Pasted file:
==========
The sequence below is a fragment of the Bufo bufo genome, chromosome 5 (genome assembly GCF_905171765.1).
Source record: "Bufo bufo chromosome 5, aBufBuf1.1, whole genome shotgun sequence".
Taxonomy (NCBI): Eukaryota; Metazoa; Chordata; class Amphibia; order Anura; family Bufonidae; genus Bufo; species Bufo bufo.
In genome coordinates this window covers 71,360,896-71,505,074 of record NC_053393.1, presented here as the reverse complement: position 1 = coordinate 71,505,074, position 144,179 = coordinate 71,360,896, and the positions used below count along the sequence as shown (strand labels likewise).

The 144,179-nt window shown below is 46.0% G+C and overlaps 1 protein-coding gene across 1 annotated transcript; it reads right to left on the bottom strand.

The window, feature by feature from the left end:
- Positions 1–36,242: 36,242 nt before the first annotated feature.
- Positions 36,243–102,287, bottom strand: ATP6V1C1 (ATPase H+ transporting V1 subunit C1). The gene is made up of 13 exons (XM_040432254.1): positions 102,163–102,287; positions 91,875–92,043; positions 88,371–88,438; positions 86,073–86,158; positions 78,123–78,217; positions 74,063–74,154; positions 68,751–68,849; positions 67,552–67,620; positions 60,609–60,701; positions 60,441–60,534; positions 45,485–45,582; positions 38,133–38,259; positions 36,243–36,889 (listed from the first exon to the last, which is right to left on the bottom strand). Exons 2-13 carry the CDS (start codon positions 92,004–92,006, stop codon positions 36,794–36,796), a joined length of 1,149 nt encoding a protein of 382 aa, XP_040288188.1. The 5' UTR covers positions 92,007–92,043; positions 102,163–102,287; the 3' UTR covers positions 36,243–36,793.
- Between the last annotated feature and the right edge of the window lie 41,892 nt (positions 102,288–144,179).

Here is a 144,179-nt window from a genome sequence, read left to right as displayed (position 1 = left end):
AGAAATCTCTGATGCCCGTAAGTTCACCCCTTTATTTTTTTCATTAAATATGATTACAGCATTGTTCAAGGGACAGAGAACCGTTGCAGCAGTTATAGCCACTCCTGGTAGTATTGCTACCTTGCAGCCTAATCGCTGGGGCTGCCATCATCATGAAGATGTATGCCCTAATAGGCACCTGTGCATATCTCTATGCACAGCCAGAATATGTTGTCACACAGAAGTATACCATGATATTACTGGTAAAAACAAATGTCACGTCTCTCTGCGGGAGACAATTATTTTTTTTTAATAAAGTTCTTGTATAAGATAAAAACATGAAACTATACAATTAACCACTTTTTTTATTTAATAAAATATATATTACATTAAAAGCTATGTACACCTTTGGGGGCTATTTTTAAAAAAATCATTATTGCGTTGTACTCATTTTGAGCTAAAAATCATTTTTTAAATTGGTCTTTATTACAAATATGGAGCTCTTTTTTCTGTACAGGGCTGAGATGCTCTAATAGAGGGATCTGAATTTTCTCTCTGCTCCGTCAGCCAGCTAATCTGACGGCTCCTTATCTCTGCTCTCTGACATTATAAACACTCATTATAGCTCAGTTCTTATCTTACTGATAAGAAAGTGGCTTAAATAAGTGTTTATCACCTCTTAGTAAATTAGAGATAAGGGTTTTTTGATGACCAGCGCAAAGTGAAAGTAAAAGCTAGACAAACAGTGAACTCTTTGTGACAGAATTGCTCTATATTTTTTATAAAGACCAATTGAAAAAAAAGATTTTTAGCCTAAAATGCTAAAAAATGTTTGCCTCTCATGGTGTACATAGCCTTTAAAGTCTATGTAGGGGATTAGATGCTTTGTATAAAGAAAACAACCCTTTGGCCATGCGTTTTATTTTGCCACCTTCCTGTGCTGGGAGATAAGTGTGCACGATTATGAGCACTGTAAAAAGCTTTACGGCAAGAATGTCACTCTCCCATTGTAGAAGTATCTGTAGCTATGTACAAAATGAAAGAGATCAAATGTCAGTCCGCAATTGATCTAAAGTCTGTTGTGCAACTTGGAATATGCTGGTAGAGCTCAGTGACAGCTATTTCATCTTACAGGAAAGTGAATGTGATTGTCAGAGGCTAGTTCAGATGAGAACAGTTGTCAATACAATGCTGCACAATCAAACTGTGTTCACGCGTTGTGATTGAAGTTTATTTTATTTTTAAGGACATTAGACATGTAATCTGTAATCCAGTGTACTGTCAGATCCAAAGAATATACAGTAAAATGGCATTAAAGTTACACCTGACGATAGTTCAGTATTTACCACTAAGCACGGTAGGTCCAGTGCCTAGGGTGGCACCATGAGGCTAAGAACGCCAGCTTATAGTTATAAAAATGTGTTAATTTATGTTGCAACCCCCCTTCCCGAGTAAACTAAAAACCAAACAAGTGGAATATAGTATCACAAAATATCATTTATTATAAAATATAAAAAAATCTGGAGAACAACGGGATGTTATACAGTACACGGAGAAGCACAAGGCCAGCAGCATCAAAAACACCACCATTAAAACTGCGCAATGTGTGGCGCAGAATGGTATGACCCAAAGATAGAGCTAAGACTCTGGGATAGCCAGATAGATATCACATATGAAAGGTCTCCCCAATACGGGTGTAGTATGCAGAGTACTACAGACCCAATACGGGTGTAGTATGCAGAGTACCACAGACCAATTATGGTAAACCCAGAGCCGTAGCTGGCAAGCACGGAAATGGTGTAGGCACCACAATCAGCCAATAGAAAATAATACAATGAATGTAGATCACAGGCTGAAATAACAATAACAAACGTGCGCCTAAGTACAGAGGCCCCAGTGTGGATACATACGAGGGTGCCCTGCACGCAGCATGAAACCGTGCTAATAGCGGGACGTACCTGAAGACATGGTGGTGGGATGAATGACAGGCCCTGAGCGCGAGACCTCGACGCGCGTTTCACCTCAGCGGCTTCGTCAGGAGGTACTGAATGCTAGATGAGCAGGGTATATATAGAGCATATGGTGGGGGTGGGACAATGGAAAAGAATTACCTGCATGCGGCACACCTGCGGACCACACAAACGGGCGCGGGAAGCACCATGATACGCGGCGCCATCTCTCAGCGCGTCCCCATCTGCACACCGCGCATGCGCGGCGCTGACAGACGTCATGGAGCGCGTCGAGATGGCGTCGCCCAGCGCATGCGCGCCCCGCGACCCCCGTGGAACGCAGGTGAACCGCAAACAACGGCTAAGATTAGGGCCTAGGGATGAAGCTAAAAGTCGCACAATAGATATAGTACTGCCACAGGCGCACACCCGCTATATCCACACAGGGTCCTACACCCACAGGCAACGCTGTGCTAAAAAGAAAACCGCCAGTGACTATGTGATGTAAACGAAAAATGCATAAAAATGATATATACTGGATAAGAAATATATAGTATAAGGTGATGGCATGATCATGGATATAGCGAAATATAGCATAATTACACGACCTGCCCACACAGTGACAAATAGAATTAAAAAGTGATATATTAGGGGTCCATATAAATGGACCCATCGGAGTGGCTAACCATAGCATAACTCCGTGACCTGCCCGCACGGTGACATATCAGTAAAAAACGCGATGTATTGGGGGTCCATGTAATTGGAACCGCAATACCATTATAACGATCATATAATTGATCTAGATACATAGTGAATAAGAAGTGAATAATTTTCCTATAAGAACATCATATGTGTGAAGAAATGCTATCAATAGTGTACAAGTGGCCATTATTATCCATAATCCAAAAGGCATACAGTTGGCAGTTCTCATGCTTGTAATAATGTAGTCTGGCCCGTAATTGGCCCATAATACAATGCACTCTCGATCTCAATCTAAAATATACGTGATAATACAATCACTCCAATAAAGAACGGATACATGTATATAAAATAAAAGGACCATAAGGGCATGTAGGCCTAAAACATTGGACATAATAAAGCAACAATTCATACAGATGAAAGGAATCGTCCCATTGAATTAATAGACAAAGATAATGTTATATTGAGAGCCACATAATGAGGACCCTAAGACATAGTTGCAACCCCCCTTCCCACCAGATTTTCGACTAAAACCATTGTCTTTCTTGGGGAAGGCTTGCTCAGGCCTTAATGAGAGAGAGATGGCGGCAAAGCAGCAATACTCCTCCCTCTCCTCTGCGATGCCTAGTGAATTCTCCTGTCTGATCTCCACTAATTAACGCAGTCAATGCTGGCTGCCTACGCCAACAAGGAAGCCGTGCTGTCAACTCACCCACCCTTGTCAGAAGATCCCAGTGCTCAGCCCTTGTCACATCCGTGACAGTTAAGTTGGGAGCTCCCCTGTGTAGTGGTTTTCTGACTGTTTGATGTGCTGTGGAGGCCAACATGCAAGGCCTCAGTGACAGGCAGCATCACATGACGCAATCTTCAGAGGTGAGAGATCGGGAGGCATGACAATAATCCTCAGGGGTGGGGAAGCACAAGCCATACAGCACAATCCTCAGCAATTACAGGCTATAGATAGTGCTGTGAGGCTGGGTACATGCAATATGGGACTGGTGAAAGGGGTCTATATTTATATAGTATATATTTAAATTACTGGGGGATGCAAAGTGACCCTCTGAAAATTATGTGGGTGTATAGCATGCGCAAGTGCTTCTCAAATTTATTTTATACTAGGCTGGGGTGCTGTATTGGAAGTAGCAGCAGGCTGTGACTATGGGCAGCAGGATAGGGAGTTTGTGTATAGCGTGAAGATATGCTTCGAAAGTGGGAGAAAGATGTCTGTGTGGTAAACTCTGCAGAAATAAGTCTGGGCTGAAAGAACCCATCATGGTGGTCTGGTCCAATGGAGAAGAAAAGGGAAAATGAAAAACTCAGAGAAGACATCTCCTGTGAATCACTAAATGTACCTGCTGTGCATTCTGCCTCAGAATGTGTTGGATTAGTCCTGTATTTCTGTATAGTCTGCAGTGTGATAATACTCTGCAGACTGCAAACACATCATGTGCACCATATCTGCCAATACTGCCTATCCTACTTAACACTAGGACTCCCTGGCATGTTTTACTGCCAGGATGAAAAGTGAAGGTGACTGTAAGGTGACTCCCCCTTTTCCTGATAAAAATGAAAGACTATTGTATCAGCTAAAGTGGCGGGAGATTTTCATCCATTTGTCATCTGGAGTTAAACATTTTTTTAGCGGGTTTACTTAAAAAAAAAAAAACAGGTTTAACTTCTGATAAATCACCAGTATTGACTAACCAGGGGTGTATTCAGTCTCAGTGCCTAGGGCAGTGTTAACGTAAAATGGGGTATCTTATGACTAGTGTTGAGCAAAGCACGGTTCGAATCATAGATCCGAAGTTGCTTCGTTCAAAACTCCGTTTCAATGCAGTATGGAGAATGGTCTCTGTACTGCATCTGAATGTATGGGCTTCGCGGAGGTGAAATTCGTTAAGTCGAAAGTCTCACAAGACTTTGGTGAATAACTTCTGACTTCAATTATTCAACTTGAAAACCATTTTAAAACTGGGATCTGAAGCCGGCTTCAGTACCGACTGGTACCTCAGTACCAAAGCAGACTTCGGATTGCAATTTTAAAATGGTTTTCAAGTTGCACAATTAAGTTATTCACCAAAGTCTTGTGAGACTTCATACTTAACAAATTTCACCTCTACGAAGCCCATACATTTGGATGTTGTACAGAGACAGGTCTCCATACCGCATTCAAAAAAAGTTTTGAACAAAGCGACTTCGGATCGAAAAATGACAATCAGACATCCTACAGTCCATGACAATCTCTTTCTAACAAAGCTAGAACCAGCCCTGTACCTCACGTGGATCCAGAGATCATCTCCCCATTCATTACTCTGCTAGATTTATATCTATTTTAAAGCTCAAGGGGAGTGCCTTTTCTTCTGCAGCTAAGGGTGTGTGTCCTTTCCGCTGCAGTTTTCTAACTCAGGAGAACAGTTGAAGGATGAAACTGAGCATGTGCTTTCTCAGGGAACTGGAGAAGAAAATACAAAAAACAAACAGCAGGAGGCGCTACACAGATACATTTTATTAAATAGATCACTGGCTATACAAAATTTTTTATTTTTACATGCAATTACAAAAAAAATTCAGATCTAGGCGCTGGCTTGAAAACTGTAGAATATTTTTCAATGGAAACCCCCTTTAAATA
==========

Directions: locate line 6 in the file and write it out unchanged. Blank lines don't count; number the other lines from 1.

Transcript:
The window, feature by feature from the left end: